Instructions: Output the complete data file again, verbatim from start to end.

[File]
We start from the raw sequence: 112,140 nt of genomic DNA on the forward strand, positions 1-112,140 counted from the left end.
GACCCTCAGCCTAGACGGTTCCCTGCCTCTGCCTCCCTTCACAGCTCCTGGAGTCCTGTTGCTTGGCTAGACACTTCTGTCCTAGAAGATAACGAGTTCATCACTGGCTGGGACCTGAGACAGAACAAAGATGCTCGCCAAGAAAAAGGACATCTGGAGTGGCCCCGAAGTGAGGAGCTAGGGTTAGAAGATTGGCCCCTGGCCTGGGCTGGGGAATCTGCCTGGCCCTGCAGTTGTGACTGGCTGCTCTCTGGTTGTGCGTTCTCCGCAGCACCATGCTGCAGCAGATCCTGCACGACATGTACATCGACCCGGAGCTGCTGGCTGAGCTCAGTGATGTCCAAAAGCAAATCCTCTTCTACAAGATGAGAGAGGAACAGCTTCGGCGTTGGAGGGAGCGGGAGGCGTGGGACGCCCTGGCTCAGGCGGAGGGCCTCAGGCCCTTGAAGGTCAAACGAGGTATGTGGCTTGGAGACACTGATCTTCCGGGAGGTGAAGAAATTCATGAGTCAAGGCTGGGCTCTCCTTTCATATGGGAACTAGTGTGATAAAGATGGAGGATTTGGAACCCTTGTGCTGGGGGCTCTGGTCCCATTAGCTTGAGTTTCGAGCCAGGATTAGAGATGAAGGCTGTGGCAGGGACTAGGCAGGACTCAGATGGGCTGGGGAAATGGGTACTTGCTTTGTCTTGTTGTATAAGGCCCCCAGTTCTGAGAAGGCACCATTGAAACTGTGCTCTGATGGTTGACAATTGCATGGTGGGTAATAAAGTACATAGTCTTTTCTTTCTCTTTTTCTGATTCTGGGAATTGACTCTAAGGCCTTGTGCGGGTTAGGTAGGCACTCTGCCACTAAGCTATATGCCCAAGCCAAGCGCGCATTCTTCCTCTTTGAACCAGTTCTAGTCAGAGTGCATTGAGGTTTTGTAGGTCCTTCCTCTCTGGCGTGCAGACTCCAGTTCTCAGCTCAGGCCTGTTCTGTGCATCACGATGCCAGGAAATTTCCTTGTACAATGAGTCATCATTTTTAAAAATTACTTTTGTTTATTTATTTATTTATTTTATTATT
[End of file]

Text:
We start from the raw sequence: 112,140 nt of genomic DNA on the forward strand, positions 1-112,140 counted from the left end.
GACCCTCAGCCTAGACGGTTCCCTGCCTCTGCCTCCCTTCACAGCTCCTGGAGTCCTGTTGCTTGGCTAGACACTTCTGTCCTAGAAGATAACGAGTTCATCACTGGCTGGGACCTGAGACAGAACAAAGATGCTCGCCAAGAAAAAGGACATCTGGAGTGGCCCCGAAGTGAGGAGCTAGGGTTAGAAGATTGGCCCCTGGCCTGGGCTGGGGAATCTGCCTGGCCCTGCAGTTGTGACTGGCTGCTCTCTGGTTGTGCGTTCTCCGCAGCACCATGCTGCAGCAGATCCTGCACGACATGTACATCGACCCGGAGCTGCTGGCTGAGCTCAGTGATGTCCAAAAGCAAATCCTCTTCTACAAGATGAGAGAGGAACAGCTTCGGCGTTGGAGGGAGCGGGAGGCGTGGGACGCCCTGGCTCAGGCGGAGGGCCTCAGGCCCTTGAAGGTCAAACGAGGTATGTGGCTTGGAGACACTGATCTTCCGGGAGGTGAAGAAATTCATGAGTCAAGGCTGGGCTCTCCTTTCATATGGGAACTAGTGTGATAAAGATGGAGGATTTGGAACCCTTGTGCTGGGGGCTCTGGTCCCATTAGCTTGAGTTTCGAGCCAGGATTAGAGATGAAGGCTGTGGCAGGGACTAGGCAGGACTCAGATGGGCTGGGGAAATGGGTACTTGCTTTGTCTTGTTGTATAAGGCCCCCAGTTCTGAGAAGGCACCATTGAAACTGTGCTCTGATGGTTGACAATTGCATGGTGGGTAATAAAGTACATAGTCTTTTCTTTCTCTTTTTCTGATTCTGGGAATTGACTCTAAGGCCTTGTGCGGGTTAGGTAGGCACTCTGCCACTAAGCTATATGCCCAAGCCAAGCGCGCATTCTTCCTCTTTGAACCAGTTCTAGTCAGAGTGCATTGAGGTTTTGTAGGTCCTTCCTCTCTGGCGTGCAGACTCCAGTTCTCAGCTCAGGCCTGTTCTGTGCATCACGATGCCAGGAAATTTCCTTGTACAATGAGTCATCATTTTTAAAAATTACTTTTGTTTATTTATTTATTTATTTTATTATT